Top: 1D nucleation rate log 10J [cm-3 s-1] trajectories ~12 s into the simulation for latitudes θ = 0° (left), 45° (right). The initial, most efficient nucleation regions occur at pgas< 100 mbar for all atmospheric profiles. Dayside equatorial profiles at φ = 0°, 45° have no nucleation occurring from ~10100 mbar, where the gas temperature is too high for the nucleation process. The greatest magnitude of nucleation of seed particles is at nightside, mid-high latitude regions at ~1 mbar.

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thumbnail Fig. 6

Cloud particle number density of grains log 10nd [cm-3] (colour bar) and velocity field () at 0.1, 1, 10, 100 mbar and 1, 10 bar for different φ (longitudes) and θ (latitude). Note: the colour bar scale is different for each plot. The sub-stellar point is located at φ = 0°, θ = 0°. Grains are typically more concentrated at equatorial nightside regions. The number density increases until reaching a maximum near 1 bar, which then gradually falls until the lower computational boundary at ~100 bar. The grains follow the flow patterns in the upper atmosphere, showing a preference to transport cloud particles to nightside equatorial regions. Regions deeper than ~1 bar show a more uniform distribution of cloud particles in latitude and longitude.

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thumbnail Fig. 7

Top: 1D cloud particle number density log 10nd [cm-3] trajectories at latitudes θ = 0° (left), 45° (right). The density structure is similar across the longitude and latitude range. Density rises to a maximum of ~105 cm-3 at ~1 bar which contains the thickest and most opaque cloud regions. Bottom: zonal mean (left) and meridional mean (right) of the number density of grains log 10nd [cm-3]. Note: the colour bar scale is different for each plot. The most cloud dense region is from ~100 mbar10 bar which is uniform across the globe. The thinest cloud layers are found at the simulation upper (~0.05 mbar) and lower (~500 bar) computational boundaries.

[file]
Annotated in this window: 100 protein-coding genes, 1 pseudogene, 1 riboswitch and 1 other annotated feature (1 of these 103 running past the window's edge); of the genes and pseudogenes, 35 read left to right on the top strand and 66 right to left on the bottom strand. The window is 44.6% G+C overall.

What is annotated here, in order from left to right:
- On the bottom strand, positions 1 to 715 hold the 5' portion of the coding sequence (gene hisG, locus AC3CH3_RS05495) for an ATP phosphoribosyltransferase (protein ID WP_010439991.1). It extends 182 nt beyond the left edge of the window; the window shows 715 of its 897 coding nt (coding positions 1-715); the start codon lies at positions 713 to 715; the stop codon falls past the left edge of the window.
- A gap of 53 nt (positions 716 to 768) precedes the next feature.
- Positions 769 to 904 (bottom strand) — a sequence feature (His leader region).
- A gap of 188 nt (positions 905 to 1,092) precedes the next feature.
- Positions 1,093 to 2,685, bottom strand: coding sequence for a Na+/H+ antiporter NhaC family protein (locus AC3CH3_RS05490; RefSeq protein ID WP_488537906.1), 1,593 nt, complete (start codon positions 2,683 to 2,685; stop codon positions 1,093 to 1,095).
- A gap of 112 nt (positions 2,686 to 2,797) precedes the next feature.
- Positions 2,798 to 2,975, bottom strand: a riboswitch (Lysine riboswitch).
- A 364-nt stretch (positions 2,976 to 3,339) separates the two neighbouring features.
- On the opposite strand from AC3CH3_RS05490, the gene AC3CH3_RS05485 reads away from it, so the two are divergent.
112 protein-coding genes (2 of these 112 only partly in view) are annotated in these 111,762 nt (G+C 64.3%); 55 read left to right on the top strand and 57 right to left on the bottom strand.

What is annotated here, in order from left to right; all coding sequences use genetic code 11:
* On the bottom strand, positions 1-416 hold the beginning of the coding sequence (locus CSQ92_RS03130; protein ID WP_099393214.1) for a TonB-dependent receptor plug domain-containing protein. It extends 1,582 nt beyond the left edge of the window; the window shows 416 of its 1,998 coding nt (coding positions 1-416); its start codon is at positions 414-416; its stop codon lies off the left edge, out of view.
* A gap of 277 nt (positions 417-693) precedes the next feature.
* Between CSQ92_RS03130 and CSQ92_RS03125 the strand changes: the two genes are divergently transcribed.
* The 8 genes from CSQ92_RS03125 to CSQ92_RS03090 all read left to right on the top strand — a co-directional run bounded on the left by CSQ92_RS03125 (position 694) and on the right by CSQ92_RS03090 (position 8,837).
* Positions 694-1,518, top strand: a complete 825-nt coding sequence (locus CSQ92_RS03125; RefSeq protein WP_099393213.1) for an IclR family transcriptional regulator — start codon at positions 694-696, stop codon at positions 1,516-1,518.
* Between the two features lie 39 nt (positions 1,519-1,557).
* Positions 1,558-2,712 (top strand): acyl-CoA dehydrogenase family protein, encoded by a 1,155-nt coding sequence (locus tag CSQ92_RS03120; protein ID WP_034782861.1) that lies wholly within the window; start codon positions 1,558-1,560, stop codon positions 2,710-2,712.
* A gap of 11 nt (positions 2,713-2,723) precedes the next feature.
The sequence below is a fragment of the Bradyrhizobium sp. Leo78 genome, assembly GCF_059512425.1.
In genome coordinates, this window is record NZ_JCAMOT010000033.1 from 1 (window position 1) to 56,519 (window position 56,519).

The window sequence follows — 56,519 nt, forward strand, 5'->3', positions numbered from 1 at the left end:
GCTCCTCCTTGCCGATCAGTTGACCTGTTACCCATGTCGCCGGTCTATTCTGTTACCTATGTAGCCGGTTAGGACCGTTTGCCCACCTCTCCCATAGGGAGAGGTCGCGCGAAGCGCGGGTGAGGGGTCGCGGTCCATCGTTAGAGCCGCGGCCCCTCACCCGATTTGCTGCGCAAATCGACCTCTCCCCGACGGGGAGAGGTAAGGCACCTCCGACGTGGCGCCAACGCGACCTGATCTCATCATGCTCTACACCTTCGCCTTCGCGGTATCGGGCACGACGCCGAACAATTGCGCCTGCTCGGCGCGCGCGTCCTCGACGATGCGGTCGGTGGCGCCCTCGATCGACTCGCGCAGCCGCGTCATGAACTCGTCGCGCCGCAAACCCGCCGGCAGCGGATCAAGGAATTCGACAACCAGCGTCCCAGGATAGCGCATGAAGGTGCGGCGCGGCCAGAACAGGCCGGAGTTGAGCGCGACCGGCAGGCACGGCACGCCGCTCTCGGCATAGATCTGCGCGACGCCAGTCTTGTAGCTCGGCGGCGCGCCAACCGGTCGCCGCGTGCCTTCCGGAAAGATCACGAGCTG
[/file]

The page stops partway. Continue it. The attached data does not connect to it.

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Figure 6 shows the number density nd [cm-3] of cloud particles after the ~60 Earth simulated days at isobars from 0.1 mbar10 bar. The vertical frictional coupling between dust particles and gas is large enough that cloud particles move with the 3D gas flow efficiently. This means, because we assume horizontal coupling, the highest cloud particle number density occurs near and at the equatorial regions for all atmospheric pressures. Drift velocities are small (vdr ~ 10-4... 0.3 m s-1) throughout the atmosphere (Fig. 1), generally <10% the local vertical gas velocity. This is a purely hydrodynamical effect and implies that the local grain sizes are not large enough to cause a significant de-coupling in the vertical direction. Cloud particle motion is therefore dominated by the horizontal gas velocity (i.e. vdrugas,v<ugas,h). The cloud structure predominantly follows the horizontal velocity structures in the atmosphere. For example, cloud particles entering the equatorial jet stream will typically spend a longer time circulating in these regions due to the lower flux of particle out from the central jet, either from meridional motions or vertical settling. Therefore, after a few days of simulation, after seed particle nucleation has become inefficient, equatorial regions are typically denser by ~0.5 mag compared to mid-high latitudes. This is despite the majority of the seed particle nucleation taking place on nightside high-latitude regions, where the flow speed is typically slower, in the first hours of the simulation. There is a build up of material on approach to the φ = 270° terminator corresponding to regions of highest horizontal velocity (uh ~ 7000 m s-1). This is due to the equatorial jet transporting material quickly around to the nightside and slowing down significantly (Fig. 4) when reaching the night-day terminator. This build up of cloud particles means that the overall flux of particles entering the dayside regions is reduced. Additionally, particles entering the equatorial dayside regions are also transported quickly back onto the nightside by the equatorial jet, increasing the flux of particles towards the nightside. This leads to differences in clouds number density, nd, between the dayside and nightside. The cloud number density at 0.1, 1 and 10 mbar is also slightly (~1%) reduced by downward flows dragging the cloud particles to deeper depths near the day-night φ = 90° terminator and replenished by similar amounts at the upwelling night-day φ = 270° terminator. At deeper regions (>100 mbar), due to the lower vertical gas velocities, the effect of vertical velocity on the number density structure is negligible. At depths greater than 100 mbar there is less difference in number density between nightside-dayside and equatorial-high latitude regions. Figure 7 show 1D trajectory plots and the zonal and meridional mean number density as a function of pressure. These clearly show a thicker cloud layer from ~100 mbar10 bar which is relatively uniform throughout the planet which contains micron sized grains (Fig. 9). On average, the atmosphere is fairly uniform in number density with 1020% differences between equatorial and mid-high latitude regions and comparable difference between nightside and dayside regions. This finding has implications for the cloud opacity which will therefore mainly be affected by the size of the cloud particles and their mixed material composition.